• 06-05-2020

Very Sad

So sad. depressing. Hard to realize this is a reality. Our history. Not a time to be proud of.

4 people found this helpful

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  • Jim Fadgen
  • 16-04-2020

The Holy Road

Truely a Great sequel. A very enjoyable lol listen, loved all the details and historical references.

4 people found this helpful

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  • mike
  • 13-10-2020

follow up to dances with wolves

The book was extremely well written. the the authors illustrations of the people and surroumdings were wonderful. I felt transported to the time of Indians on the great plains. I did not realize this would be a book of how the American Indian was wiped from it's native Country. the story made me feels sad for the Indians and a little ashamed to be a white man. all in all it is a great book and and Interesting follow up to dances with wolves.

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  • Nick
  • 14-09-2020

Sad

Terrible story told beautifully. Great insight into Native American life. I am sick after finishing this book. I think the natives story is the most hidden act of brutality ever. It’s up there with Nazi Germany.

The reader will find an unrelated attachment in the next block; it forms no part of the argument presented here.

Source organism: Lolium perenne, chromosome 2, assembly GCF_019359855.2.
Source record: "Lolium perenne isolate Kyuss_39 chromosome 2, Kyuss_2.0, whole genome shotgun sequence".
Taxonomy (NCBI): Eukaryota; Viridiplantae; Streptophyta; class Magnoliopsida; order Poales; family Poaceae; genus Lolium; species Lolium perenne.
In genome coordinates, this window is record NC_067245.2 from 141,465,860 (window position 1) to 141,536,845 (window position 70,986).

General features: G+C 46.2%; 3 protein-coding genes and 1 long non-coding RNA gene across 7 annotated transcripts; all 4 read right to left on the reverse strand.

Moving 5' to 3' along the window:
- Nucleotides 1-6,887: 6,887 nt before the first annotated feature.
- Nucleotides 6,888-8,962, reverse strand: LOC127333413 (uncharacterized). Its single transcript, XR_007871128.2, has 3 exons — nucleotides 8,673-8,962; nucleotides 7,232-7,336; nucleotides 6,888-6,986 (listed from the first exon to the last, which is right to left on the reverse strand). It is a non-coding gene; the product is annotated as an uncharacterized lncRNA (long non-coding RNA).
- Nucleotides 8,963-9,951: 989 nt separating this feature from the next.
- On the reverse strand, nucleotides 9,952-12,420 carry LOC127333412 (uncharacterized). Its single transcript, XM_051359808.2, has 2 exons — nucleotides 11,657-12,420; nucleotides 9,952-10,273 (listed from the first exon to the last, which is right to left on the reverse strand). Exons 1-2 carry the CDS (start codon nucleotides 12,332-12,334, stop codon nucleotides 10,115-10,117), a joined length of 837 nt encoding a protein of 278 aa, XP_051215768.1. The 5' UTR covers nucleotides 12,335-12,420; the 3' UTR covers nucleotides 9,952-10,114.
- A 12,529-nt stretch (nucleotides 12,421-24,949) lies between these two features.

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  • Steph
  • 03-06-2020

Scattered in the wind like the great buffalo herds

Dances with Wolves was focused, it's sequel never promises anything and delivers a lot of ambiguity. It is all over the place. Difficult to keep reading to the end.

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  • Tracey
  • 17-02-2020

Its Differant

you would think this was the second book of dances with wolfs the story of the soldier Dunbar but it is off track its is more of an white Indian called Dances With Wolves it is a little hard to get through but you can persist and make it The Dances With Wolves Book is Better Done.

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  • Phil Wain
  • 10-03-2021

Natural follow up.

Had to see how the story unfolded and it is inevitable and sad. At least there is closure on all the outcomes.
Well read. Some parts just seem to be padding and others could have been expanded but it is good.

1 person found this helpful

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  • Amazon Customer
  • 19-12-2020

Beautifully evocative of a way of life gone.

Very sad and poignant to in a strange way, bare witness to the destruction of a people and a nation.
The story though offers great insight into the life, culture and beliefs of the original American peoples.
I was very taken with the 'mystery' as it's something I would like to feel and grasp.
The sadness though at the end is so deeply effecting.

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  • Garance Watford
  • 28-07-2020

Enjoyable

Bought it to follow up on the "Dances With Wolves" audiobook. It was nice to find out what happened to the characters of the first book. Such a sad truth to the history of America.